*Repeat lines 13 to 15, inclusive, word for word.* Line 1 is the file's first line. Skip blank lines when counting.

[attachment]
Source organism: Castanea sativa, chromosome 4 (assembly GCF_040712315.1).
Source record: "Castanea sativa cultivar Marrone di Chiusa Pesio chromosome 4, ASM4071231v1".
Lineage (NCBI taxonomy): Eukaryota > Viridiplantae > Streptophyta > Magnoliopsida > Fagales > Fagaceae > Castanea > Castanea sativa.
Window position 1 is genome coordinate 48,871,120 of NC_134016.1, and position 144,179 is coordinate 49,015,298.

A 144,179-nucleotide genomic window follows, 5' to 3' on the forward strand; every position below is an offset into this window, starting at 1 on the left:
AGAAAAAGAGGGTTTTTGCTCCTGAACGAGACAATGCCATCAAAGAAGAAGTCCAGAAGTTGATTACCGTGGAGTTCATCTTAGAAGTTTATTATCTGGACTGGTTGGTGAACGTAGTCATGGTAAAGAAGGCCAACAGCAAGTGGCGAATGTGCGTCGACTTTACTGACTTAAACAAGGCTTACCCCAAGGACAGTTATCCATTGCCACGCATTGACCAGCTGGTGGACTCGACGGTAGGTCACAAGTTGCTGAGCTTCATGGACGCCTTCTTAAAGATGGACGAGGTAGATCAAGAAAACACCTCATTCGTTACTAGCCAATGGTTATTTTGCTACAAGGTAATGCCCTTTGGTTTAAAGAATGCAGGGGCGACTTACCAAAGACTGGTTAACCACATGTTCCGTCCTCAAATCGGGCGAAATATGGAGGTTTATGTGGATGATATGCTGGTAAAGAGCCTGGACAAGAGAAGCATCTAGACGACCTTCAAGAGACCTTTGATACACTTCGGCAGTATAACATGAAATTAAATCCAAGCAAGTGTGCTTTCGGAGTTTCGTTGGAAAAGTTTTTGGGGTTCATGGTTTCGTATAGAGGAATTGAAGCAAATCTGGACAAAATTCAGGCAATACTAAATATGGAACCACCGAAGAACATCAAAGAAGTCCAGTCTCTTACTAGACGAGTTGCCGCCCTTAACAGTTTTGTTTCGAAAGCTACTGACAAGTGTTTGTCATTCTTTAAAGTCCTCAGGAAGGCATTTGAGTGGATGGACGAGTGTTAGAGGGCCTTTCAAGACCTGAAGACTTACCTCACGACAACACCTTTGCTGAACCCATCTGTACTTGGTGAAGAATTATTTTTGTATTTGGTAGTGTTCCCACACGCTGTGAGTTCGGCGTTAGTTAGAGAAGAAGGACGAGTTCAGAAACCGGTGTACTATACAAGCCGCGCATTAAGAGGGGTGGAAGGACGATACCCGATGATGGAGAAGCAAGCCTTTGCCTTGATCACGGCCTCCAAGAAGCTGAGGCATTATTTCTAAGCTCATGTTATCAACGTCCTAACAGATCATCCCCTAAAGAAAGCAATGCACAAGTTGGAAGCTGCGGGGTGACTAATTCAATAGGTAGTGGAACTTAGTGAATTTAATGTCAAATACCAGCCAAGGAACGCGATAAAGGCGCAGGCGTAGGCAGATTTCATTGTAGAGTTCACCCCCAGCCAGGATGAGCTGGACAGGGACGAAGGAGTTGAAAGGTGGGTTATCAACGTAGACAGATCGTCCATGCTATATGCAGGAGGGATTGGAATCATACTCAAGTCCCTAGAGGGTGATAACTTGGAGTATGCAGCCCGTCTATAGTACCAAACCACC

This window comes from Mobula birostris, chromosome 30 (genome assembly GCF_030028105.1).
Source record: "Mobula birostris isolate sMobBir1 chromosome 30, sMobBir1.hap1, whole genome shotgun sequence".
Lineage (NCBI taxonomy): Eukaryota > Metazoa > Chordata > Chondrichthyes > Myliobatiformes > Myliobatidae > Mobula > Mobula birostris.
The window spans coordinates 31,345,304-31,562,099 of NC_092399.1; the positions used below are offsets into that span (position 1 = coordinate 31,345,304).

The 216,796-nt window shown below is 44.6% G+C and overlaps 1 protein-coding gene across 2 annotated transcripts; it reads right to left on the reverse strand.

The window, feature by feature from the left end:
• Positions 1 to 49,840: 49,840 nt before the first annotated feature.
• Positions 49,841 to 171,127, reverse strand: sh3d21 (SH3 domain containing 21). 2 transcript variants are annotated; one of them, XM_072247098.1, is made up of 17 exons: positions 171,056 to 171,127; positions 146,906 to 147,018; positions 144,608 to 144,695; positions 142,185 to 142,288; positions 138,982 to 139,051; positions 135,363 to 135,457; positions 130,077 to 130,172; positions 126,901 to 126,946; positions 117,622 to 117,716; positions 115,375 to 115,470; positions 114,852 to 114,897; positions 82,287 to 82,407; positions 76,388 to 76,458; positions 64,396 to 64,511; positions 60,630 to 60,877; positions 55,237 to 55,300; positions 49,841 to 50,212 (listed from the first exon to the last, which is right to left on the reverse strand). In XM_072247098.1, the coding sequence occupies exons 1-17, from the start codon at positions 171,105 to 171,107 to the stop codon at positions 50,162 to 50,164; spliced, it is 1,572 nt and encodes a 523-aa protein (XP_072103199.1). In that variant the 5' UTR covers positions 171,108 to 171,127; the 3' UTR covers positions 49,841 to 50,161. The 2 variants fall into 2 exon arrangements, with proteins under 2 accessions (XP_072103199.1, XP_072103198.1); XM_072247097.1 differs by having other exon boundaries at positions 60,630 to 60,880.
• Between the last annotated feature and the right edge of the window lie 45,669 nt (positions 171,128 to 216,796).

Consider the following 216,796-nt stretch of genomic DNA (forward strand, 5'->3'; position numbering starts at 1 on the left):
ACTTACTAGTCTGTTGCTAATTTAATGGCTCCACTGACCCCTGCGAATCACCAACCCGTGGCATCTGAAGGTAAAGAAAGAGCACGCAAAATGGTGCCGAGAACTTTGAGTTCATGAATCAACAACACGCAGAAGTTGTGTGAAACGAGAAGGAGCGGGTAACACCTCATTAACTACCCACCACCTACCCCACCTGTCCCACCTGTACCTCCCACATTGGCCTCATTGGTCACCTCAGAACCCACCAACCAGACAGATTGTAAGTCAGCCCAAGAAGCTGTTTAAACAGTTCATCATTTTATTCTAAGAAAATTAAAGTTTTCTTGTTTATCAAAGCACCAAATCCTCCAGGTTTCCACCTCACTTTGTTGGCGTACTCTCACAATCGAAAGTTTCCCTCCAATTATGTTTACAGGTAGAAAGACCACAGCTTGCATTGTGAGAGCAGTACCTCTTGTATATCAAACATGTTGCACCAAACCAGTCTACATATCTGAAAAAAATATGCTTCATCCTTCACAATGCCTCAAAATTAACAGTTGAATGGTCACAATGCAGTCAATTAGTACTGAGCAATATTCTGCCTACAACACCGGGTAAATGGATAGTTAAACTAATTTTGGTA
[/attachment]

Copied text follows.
• Positions 1 to 49,840: 49,840 nt before the first annotated feature.
• Positions 49,841 to 171,127, reverse strand: sh3d21 (SH3 domain containing 21). 2 transcript variants are annotated; one of them, XM_072247098.1, is made up of 17 exons: positions 171,056 to 171,127; positions 146,906 to 147,018; positions 144,608 to 144,695; positions 142,185 to 142,288; positions 138,982 to 139,051; positions 135,363 to 135,457; positions 130,077 to 130,172; positions 126,901 to 126,946; positions 117,622 to 117,716; positions 115,375 to 115,470; positions 114,852 to 114,897; positions 82,287 to 82,407; positions 76,388 to 76,458; positions 64,396 to 64,511; positions 60,630 to 60,877; positions 55,237 to 55,300; positions 49,841 to 50,212 (listed from the first exon to the last, which is right to left on the reverse strand). In XM_072247098.1, the coding sequence occupies exons 1-17, from the start codon at positions 171,105 to 171,107 to the stop codon at positions 50,162 to 50,164; spliced, it is 1,572 nt and encodes a 523-aa protein (XP_072103199.1). In that variant the 5' UTR covers positions 171,108 to 171,127; the 3' UTR covers positions 49,841 to 50,161. The 2 variants fall into 2 exon arrangements, with proteins under 2 accessions (XP_072103199.1, XP_072103198.1); XM_072247097.1 differs by having other exon boundaries at positions 60,630 to 60,880.
• Between the last annotated feature and the right edge of the window lie 45,669 nt (positions 171,128 to 216,796).